Moreover, if you want to add anything to the book or just want to polish it further then you are more than welcome to submit a Pull request on GitHub.

I just wanted to write a quick note that a lot of people asked me last time whether I accept donations. I wasn't accepting donations untill recently. I have uploaded the latest build of the book on Gumroad so if you feel like tipping me then you can buy the donation version of the book from Gumroad. It would mean a lot to me and would help me to continue writing free quality content.


submitted by yasoob_python to Python
[link] [22 comments]

Posted on 23 August 2015

I just released alpha version of "Intermediate Python", my first and free E-Book.

Hi guys! After a lot of hard-work and sheer determination I have mostly completed my book, "Intermediate Python". It will receive updates over time :)

It has a couple of issues related to grammar and technical info in it. I am working on ironing them out one by one.

I was a bit lazy so didn't upload it earlier but here it is now.

I have decided to distribute it for free! I wanted to give back to this awesome community so this is what I have to offer for now. I am sure that it would help those who really want to be helped. Best of luck!

Here are the links:

If you like this book then a simple tweet and a personal email <yasoob DOT khld AT gmail DOT com> would mean a lot to me!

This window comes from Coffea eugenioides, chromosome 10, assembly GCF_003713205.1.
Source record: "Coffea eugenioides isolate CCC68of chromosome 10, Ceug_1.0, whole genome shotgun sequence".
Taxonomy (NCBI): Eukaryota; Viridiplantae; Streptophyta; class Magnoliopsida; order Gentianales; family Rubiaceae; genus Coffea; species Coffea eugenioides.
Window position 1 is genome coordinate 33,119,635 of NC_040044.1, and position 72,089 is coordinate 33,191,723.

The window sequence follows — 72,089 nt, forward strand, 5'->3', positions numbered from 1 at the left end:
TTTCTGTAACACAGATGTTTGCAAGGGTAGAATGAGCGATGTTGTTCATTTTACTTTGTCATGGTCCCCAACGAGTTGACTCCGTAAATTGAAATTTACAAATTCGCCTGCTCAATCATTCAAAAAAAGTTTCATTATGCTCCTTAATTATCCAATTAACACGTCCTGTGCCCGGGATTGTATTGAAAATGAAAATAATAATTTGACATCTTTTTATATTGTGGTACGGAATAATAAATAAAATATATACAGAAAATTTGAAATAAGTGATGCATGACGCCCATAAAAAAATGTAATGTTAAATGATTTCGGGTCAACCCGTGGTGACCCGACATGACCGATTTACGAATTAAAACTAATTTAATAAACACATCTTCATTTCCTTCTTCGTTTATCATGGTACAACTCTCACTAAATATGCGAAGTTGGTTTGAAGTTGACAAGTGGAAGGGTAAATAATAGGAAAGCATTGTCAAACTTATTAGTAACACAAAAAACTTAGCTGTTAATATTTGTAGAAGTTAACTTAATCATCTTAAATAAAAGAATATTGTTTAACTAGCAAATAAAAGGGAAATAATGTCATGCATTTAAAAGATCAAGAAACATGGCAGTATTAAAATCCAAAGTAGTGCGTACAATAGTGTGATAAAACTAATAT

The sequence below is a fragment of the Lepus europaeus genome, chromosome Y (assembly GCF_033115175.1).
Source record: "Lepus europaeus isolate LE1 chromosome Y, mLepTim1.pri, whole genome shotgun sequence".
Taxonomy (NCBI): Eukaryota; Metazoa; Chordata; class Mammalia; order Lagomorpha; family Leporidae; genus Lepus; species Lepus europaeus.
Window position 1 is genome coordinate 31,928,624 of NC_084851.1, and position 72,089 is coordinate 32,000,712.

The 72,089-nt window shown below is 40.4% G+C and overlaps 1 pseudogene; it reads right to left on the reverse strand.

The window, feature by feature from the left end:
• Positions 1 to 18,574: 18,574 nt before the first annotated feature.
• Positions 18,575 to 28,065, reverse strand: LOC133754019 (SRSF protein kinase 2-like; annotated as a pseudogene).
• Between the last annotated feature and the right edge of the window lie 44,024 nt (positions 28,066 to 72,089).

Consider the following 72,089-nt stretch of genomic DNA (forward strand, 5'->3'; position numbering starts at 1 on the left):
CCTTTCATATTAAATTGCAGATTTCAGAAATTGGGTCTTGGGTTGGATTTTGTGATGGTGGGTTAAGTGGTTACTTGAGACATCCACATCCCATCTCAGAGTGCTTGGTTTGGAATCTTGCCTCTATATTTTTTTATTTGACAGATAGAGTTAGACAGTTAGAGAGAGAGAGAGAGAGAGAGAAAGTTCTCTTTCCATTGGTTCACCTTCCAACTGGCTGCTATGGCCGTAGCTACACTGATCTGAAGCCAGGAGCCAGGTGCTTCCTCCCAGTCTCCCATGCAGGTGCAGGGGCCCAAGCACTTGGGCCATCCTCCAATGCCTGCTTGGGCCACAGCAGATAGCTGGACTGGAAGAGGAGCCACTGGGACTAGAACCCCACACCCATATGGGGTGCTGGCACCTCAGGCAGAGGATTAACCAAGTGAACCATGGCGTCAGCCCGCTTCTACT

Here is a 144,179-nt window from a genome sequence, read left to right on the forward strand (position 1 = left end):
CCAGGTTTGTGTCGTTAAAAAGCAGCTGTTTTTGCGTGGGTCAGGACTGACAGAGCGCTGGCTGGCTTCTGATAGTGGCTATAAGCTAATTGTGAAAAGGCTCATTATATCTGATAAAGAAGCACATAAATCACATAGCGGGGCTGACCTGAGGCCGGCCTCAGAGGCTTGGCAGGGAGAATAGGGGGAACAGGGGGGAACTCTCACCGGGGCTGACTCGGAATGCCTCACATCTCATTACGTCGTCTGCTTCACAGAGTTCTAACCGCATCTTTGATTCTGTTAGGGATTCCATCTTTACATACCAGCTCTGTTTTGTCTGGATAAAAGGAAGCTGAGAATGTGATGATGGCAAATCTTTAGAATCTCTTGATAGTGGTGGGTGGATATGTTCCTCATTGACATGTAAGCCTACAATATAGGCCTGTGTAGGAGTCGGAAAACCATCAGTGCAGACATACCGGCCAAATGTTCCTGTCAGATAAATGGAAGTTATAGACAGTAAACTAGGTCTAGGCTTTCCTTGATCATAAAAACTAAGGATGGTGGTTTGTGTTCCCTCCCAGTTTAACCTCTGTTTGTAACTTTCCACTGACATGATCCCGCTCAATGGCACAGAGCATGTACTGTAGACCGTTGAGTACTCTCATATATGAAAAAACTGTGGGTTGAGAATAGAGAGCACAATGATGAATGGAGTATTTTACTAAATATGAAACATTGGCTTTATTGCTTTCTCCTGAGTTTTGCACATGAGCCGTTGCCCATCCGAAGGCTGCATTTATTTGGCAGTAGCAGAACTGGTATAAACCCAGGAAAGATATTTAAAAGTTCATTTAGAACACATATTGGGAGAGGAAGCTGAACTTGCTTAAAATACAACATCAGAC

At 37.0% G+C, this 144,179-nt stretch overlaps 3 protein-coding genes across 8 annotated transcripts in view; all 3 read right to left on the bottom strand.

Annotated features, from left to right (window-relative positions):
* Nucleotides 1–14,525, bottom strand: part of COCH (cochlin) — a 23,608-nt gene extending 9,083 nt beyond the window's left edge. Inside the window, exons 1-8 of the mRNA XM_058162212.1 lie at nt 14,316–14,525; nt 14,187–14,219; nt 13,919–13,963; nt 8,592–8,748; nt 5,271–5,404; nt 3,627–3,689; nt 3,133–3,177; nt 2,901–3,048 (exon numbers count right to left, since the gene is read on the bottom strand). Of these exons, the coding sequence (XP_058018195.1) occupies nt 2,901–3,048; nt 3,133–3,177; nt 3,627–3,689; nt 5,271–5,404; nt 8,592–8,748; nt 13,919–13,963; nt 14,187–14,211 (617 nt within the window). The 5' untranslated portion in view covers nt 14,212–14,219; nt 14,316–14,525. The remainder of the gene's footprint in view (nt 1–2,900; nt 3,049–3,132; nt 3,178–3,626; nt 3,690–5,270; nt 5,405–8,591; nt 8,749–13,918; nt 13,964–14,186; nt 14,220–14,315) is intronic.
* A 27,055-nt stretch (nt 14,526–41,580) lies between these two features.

P.S: The book is open-source so if you find typo or technical error or just want to expand it's contents with your own knowledge then just send over a pull request :) Moreover, if you want to give me any tip then kindly pm me your email and I would let you know once I setup a tip-collection system.

Note: This is not related with that paid "intermediate Python" book in any way. I became aware of it today. I had been using this name internally for a couple of months. If the author of paid "Intermediate Python" has any issue with this I would be more than happy to change the name of my book because he definitely beated me to the finish line. :)


Hey guys! All those of you who are going to use this book can really help me and motivate me by letting me know how this book supplements your day to day learning and if you are a Teacher, Assistant Professor or something of that sort then kindly let me know if you would be willing to offer this book to your students or not. :)

You already have my email address or if you want to tweet about it then you can do so at @yasoobkhalid.